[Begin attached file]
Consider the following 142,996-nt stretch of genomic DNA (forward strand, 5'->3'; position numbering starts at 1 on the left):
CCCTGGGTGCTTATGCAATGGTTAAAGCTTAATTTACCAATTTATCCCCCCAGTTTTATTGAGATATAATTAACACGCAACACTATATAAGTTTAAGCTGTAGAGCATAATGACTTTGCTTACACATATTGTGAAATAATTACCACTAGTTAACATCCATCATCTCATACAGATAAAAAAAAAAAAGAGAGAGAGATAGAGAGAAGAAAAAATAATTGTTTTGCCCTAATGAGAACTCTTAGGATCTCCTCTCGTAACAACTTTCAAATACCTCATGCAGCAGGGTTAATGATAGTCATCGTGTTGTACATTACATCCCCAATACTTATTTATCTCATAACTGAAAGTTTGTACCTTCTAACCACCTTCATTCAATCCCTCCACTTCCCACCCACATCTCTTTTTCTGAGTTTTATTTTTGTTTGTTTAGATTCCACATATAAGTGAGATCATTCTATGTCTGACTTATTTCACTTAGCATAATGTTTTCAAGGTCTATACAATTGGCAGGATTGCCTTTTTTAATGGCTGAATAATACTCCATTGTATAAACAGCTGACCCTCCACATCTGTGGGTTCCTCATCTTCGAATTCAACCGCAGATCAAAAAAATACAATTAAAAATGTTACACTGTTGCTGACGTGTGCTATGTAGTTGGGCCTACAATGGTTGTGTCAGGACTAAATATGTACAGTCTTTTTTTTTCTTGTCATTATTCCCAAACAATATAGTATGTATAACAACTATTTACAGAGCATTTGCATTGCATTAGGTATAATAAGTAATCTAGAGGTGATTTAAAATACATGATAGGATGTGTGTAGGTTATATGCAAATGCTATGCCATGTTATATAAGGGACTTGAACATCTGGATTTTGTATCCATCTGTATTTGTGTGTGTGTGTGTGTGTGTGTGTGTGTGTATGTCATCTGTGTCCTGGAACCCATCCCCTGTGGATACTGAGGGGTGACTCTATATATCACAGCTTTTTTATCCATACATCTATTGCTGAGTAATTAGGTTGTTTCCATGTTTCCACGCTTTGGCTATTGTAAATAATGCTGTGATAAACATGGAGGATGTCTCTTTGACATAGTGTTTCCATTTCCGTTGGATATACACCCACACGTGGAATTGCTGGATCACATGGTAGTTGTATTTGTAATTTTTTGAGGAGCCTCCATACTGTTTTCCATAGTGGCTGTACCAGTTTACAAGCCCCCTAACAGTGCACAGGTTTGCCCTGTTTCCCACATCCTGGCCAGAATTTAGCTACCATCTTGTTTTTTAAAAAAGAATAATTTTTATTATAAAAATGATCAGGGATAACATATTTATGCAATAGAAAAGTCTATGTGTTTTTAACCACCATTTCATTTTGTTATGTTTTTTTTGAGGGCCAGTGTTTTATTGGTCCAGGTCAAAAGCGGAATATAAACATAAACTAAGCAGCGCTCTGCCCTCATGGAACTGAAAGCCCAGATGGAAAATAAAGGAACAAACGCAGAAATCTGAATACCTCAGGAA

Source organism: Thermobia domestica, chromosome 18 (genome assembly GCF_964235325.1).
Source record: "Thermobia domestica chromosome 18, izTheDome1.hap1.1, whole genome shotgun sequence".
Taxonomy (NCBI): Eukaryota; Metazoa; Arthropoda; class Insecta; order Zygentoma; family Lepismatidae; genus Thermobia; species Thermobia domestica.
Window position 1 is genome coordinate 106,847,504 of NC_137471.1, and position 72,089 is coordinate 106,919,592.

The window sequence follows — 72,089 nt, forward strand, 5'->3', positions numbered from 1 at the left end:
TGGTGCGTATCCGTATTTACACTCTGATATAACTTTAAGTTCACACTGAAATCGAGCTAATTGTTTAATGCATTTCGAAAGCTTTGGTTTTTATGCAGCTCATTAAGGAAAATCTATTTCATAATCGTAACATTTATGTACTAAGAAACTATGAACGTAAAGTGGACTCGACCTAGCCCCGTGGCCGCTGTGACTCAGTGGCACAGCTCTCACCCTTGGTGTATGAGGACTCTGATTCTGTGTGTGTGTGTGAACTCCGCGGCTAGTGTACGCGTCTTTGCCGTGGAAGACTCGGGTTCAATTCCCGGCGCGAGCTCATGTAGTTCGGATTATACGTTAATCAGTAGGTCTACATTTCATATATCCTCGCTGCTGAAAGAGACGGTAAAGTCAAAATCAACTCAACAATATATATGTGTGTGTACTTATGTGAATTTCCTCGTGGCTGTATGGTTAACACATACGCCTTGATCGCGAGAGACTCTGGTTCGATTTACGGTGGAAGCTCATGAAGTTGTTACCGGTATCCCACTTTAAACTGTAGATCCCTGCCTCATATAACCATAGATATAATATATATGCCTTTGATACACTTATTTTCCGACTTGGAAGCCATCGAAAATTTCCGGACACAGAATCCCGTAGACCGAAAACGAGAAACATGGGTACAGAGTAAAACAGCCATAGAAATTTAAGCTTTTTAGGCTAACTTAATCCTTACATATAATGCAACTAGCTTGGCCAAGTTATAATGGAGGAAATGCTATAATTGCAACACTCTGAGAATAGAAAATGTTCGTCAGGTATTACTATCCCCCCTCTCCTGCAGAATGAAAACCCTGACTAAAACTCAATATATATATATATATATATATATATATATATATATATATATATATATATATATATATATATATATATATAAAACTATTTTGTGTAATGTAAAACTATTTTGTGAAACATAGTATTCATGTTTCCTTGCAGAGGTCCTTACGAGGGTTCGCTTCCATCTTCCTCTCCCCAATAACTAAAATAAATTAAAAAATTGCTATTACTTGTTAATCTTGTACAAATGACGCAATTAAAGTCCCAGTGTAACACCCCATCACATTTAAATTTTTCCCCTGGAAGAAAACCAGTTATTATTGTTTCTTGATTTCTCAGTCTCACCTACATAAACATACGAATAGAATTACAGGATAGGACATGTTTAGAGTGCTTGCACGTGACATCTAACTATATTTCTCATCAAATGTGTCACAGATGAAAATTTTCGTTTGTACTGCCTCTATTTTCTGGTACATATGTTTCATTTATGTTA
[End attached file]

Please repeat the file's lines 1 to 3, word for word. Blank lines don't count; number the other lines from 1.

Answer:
Consider the following 142,996-nt stretch of genomic DNA (forward strand, 5'->3'; position numbering starts at 1 on the left):
CCCTGGGTGCTTATGCAATGGTTAAAGCTTAATTTACCAATTTATCCCCCCAGTTTTATTGAGATATAATTAACACGCAACACTATATAAGTTTAAGCTGTAGAGCATAATGACTTTGCTTACACATATTGTGAAATAATTACCACTAGTTAACATCCATCATCTCATACAGATAAAAAAAAAAAAGAGAGAGAGATAGAGAGAAGAAAAAATAATTGTTTTGCCCTAATGAGAACTCTTAGGATCTCCTCTCGTAACAACTTTCAAATACCTCATGCAGCAGGGTTAATGATAGTCATCGTGTTGTACATTACATCCCCAATACTTATTTATCTCATAACTGAAAGTTTGTACCTTCTAACCACCTTCATTCAATCCCTCCACTTCCCACCCACATCTCTTTTTCTGAGTTTTATTTTTGTTTGTTTAGATTCCACATATAAGTGAGATCATTCTATGTCTGACTTATTTCACTTAGCATAATGTTTTCAAGGTCTATACAATTGGCAGGATTGCCTTTTTTAATGGCTGAATAATACTCCATTGTATAAACAGCTGACCCTCCACATCTGTGGGTTCCTCATCTTCGAATTCAACCGCAGATCAAAAAAATACAATTAAAAATGTTACACTGTTGCTGACGTGTGCTATGTAGTTGGGCCTACAATGGTTGTGTCAGGACTAAATATGTACAGTCTTTTTTTTTCTTGTCATTATTCCCAAACAATATAGTATGTATAACAACTATTTACAGAGCATTTGCATTGCATTAGGTATAATAAGTAATCTAGAGGTGATTTAAAATACATGATAGGATGTGTGTAGGTTATATGCAAATGCTATGCCATGTTATATAAGGGACTTGAACATCTGGATTTTGTATCCATCTGTATTTGTGTGTGTGTGTGTGTGTGTGTGTGTGTGTATGTCATCTGTGTCCTGGAACCCATCCCCTGTGGATACTGAGGGGTGACTCTATATATCACAGCTTTTTTATCCATACATCTATTGCTGAGTAATTAGGTTGTTTCCATGTTTCCACGCTTTGGCTATTGTAAATAATGCTGTGATAAACATGGAGGATGTCTCTTTGACATAGTGTTTCCATTTCCGTTGGATATACACCCACACGTGGAATTGCTGGATCACATGGTAGTTGTATTTGTAATTTTTTGAGGAGCCTCCATACTGTTTTCCATAGTGGCTGTACCAGTTTACAAGCCCCCTAACAGTGCACAGGTTTGCCCTGTTTCCCACATCCTGGCCAGAATTTAGCTACCATCTTGTTTTTTAAAAAAGAATAATTTTTATTATAAAAATGATCAGGGATAACATATTTATGCAATAGAAAAGTCTATGTGTTTTTAACCACCATTTCATTTTGTTATGTTTTTTTTGAGGGCCAGTGTTTTATTGGTCCAGGTCAAAAGCGGAATATAAACATAAACTAAGCAGCGCTCTGCCCTCATGGAACTGAAAGCCCAGATGGAAAATAAAGGAACAAACGCAGAAATCTGAATACCTCAGGAA

Source organism: Thermobia domestica, chromosome 18 (genome assembly GCF_964235325.1).